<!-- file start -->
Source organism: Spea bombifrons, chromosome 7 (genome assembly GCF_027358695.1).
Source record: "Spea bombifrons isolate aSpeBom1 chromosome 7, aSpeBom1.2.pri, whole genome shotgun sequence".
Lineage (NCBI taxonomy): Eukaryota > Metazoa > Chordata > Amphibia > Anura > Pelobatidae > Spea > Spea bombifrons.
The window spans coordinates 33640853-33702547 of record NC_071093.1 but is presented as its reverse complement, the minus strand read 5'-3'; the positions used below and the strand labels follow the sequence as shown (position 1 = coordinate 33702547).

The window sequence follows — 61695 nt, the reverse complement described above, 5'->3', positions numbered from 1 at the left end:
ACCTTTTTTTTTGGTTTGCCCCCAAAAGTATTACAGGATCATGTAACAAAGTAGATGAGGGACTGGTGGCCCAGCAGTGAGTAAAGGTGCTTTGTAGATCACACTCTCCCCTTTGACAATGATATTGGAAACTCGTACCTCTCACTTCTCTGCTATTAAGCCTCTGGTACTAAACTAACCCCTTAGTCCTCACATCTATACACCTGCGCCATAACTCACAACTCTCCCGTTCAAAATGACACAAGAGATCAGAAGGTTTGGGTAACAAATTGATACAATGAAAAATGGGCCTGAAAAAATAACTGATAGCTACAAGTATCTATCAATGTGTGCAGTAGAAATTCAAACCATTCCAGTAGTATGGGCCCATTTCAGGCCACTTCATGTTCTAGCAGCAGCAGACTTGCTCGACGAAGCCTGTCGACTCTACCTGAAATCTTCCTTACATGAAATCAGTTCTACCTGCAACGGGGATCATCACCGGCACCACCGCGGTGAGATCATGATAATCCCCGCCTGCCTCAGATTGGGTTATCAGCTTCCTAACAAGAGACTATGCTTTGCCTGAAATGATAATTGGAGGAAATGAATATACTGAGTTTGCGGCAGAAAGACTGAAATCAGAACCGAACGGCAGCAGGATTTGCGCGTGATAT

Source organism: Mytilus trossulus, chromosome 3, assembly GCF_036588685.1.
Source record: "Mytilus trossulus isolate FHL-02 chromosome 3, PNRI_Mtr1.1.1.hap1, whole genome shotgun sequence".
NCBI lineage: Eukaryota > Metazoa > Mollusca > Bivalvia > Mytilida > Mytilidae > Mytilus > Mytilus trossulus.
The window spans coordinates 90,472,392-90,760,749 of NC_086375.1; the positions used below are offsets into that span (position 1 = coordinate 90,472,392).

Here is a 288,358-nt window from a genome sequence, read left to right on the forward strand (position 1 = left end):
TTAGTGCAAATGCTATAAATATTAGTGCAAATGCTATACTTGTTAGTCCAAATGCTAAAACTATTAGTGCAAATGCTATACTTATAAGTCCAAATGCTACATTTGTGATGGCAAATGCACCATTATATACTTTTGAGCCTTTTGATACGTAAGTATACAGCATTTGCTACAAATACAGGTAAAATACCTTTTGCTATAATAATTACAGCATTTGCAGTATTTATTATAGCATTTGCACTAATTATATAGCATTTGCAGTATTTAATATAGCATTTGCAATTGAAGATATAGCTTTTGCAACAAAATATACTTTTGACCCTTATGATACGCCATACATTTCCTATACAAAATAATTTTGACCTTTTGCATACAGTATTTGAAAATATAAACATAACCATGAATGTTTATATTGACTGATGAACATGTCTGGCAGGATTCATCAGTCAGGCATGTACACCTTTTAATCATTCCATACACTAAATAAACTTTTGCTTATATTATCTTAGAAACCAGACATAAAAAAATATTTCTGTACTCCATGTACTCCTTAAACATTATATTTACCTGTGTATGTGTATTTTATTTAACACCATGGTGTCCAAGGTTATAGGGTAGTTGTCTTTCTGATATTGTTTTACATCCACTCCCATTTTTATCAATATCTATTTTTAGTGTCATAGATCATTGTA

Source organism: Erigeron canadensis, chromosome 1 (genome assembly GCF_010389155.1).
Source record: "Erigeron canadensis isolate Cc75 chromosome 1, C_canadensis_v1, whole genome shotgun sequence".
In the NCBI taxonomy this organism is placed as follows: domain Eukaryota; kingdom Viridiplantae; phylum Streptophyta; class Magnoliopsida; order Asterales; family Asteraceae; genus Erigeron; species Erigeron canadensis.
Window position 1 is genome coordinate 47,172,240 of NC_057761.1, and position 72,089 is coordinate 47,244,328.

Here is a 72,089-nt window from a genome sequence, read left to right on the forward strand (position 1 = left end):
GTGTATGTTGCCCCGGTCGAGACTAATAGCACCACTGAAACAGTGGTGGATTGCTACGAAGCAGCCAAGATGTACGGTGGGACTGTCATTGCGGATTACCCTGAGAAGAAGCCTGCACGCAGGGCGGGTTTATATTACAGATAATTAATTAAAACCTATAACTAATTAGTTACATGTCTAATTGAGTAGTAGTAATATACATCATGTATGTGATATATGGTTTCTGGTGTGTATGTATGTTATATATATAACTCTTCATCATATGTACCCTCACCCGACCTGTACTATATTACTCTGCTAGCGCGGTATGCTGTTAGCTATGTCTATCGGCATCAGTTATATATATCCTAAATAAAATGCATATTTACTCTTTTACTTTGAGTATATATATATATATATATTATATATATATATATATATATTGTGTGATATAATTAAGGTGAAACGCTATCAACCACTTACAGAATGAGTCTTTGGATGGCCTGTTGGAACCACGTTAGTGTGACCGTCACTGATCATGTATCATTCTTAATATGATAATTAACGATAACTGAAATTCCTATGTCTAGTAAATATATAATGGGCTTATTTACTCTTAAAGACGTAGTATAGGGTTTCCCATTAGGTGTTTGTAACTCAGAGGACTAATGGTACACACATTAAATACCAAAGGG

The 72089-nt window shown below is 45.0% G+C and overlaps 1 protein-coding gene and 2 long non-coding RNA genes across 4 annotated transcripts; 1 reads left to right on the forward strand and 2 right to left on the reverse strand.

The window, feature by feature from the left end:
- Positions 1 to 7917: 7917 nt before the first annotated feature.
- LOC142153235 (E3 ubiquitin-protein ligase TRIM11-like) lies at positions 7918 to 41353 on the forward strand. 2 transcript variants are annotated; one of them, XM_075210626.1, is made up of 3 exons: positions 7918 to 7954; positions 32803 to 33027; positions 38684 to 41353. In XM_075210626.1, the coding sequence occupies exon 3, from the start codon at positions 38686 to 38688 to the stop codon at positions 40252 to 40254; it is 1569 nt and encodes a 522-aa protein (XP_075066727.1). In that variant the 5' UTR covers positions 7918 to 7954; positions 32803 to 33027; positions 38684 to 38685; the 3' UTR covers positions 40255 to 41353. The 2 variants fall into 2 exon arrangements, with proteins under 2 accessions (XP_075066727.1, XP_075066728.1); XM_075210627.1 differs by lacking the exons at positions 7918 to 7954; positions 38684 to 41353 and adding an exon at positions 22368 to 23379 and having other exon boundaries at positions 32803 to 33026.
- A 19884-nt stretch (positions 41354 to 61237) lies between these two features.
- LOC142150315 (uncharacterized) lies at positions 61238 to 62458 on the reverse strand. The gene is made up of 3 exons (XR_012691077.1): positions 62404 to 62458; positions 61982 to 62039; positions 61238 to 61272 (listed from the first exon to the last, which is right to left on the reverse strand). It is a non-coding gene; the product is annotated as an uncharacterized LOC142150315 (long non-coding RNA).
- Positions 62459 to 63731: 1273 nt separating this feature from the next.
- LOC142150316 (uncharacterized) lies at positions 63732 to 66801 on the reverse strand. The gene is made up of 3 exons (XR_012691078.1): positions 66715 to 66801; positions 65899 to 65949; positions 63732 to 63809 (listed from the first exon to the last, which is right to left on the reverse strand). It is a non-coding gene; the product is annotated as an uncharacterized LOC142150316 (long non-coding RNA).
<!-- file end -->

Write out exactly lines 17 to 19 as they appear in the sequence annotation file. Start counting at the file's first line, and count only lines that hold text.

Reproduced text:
Here is a 72,089-nt window from a genome sequence, read left to right on the forward strand (position 1 = left end):
GTGTATGTTGCCCCGGTCGAGACTAATAGCACCACTGAAACAGTGGTGGATTGCTACGAAGCAGCCAAGATGTACGGTGGGACTGTCATTGCGGATTACCCTGAGAAGAAGCCTGCACGCAGGGCGGGTTTATATTACAGATAATTAATTAAAACCTATAACTAATTAGTTACATGTCTAATTGAGTAGTAGTAATATACATCATGTATGTGATATATGGTTTCTGGTGTGTATGTATGTTATATATATAACTCTTCATCATATGTACCCTCACCCGACCTGTACTATATTACTCTGCTAGCGCGGTATGCTGTTAGCTATGTCTATCGGCATCAGTTATATATATCCTAAATAAAATGCATATTTACTCTTTTACTTTGAGTATATATATATATATATATTATATATATATATATATATATTGTGTGATATAATTAAGGTGAAACGCTATCAACCACTTACAGAATGAGTCTTTGGATGGCCTGTTGGAACCACGTTAGTGTGACCGTCACTGATCATGTATCATTCTTAATATGATAATTAACGATAACTGAAATTCCTATGTCTAGTAAATATATAATGGGCTTATTTACTCTTAAAGACGTAGTATAGGGTTTCCCATTAGGTGTTTGTAACTCAGAGGACTAATGGTACACACATTAAATACCAAAGGG

The 72089-nt window shown below is 45.0% G+C and overlaps 1 protein-coding gene and 2 long non-coding RNA genes across 4 annotated transcripts; 1 reads left to right on the forward strand and 2 right to left on the reverse strand.